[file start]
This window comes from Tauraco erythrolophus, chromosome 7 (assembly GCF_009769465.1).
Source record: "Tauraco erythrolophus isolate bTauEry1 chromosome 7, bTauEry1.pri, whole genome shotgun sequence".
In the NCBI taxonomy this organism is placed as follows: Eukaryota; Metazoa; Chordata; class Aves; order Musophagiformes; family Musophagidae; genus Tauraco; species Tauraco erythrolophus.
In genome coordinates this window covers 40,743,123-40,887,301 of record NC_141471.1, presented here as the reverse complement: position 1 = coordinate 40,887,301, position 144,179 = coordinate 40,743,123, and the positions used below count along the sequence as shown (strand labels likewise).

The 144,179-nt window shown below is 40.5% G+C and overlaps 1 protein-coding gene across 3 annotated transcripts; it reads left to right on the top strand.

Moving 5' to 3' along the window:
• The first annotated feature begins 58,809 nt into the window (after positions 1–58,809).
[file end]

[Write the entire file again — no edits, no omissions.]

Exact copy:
This window comes from Tauraco erythrolophus, chromosome 7 (assembly GCF_009769465.1).
Source record: "Tauraco erythrolophus isolate bTauEry1 chromosome 7, bTauEry1.pri, whole genome shotgun sequence".
In the NCBI taxonomy this organism is placed as follows: Eukaryota; Metazoa; Chordata; class Aves; order Musophagiformes; family Musophagidae; genus Tauraco; species Tauraco erythrolophus.
In genome coordinates this window covers 40,743,123-40,887,301 of record NC_141471.1, presented here as the reverse complement: position 1 = coordinate 40,887,301, position 144,179 = coordinate 40,743,123, and the positions used below count along the sequence as shown (strand labels likewise).

The 144,179-nt window shown below is 40.5% G+C and overlaps 1 protein-coding gene across 3 annotated transcripts; it reads left to right on the top strand.

Moving 5' to 3' along the window:
• The first annotated feature begins 58,809 nt into the window (after positions 1–58,809).